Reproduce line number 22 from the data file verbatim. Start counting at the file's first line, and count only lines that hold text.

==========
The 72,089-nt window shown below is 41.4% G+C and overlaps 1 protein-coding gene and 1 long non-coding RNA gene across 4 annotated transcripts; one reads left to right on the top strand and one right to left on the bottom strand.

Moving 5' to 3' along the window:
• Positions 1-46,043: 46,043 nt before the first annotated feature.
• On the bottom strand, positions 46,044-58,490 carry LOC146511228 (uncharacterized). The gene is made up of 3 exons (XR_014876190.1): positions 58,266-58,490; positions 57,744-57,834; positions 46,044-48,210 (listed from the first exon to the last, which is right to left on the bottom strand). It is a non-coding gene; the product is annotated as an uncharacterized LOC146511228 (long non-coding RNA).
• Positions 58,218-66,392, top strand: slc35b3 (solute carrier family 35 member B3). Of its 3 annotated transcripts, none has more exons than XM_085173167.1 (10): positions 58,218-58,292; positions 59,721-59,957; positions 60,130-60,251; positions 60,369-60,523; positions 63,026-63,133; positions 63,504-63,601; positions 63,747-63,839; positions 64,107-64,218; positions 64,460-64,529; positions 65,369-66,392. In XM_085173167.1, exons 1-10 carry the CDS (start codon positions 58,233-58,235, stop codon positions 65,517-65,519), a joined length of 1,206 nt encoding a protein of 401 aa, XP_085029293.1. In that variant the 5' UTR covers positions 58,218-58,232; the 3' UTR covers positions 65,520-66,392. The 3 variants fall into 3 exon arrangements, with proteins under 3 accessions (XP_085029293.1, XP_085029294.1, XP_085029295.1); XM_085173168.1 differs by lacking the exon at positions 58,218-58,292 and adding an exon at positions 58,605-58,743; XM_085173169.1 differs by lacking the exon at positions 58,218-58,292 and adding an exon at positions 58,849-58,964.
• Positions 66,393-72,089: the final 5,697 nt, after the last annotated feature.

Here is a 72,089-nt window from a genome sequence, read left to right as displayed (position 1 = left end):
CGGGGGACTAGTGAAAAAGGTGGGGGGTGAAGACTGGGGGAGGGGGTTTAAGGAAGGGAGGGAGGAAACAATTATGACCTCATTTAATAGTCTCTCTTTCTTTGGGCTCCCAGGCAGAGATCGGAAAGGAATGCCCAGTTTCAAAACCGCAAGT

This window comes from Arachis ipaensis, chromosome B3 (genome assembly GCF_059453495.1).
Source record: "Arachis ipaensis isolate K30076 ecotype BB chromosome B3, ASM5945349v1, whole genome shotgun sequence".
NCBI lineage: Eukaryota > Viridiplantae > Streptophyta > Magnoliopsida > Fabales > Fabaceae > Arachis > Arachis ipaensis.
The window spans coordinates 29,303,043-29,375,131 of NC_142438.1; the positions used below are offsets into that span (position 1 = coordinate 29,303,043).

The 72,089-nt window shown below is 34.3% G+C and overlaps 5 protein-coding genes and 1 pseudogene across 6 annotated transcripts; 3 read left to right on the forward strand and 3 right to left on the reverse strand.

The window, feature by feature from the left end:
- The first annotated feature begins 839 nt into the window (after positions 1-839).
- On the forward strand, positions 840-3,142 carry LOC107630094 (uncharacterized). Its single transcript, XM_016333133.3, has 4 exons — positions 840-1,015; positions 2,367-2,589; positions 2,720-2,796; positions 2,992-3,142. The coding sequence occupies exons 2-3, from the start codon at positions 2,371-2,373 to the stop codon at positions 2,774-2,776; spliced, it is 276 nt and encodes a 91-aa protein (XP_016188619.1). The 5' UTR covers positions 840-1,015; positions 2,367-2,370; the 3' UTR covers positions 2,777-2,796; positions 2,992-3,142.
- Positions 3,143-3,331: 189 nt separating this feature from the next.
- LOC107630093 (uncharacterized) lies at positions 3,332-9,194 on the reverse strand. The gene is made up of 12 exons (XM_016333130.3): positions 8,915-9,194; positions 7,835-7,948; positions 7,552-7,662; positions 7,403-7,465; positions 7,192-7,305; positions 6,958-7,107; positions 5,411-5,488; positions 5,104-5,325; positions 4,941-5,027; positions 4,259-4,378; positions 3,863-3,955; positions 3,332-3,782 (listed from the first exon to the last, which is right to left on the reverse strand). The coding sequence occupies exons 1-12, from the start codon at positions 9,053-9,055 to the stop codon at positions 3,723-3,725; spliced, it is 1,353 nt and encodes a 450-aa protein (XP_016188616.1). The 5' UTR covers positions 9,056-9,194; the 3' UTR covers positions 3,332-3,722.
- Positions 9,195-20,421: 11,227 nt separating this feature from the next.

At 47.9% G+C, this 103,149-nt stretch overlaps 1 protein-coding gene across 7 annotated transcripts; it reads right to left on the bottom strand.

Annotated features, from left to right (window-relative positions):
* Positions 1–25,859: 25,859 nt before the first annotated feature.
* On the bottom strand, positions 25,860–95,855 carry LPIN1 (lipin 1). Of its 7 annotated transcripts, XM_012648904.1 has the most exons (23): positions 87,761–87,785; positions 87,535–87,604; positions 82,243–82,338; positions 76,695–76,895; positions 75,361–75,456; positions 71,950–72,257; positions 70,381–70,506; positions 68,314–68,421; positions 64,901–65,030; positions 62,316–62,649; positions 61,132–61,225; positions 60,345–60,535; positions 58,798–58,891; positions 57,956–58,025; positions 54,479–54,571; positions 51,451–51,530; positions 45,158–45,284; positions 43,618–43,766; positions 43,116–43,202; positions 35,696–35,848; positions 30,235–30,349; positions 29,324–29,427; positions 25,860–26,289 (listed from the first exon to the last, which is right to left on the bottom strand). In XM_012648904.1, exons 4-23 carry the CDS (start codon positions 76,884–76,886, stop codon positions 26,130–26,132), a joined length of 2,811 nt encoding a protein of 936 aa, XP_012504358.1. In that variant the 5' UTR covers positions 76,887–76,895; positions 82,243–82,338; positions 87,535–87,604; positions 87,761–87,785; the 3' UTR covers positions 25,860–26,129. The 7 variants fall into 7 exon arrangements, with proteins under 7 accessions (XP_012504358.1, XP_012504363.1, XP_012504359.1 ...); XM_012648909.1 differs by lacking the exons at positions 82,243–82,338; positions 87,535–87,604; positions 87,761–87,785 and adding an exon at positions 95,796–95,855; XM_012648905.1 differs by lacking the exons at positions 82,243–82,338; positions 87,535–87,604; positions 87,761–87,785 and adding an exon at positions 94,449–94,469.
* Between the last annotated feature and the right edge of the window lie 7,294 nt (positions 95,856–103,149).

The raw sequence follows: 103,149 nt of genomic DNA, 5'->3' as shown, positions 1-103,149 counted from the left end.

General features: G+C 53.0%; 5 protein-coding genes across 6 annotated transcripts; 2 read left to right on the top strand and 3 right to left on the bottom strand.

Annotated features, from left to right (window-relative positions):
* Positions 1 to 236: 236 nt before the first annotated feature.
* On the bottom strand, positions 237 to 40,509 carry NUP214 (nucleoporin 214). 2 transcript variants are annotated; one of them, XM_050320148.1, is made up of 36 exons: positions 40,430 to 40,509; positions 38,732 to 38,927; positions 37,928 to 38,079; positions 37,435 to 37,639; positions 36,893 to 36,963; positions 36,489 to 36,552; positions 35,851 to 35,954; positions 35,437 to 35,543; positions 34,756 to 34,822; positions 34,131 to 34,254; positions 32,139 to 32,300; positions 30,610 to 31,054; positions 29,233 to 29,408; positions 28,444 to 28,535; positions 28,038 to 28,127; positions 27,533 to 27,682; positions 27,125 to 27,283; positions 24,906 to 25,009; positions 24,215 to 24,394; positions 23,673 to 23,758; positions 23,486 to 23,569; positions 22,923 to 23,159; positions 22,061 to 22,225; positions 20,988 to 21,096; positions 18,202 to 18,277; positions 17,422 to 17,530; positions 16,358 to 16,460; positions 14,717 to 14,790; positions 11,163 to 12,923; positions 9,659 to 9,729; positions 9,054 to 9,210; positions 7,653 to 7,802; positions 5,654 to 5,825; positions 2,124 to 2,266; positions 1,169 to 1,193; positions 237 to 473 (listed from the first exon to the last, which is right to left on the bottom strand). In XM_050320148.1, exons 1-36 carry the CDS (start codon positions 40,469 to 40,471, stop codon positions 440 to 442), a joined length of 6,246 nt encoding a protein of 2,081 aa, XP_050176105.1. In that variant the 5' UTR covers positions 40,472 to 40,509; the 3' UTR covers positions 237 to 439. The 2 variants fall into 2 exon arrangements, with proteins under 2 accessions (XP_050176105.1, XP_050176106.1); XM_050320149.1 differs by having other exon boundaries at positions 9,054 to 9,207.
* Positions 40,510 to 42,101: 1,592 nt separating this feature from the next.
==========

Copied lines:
* Positions 1–25,859: 25,859 nt before the first annotated feature.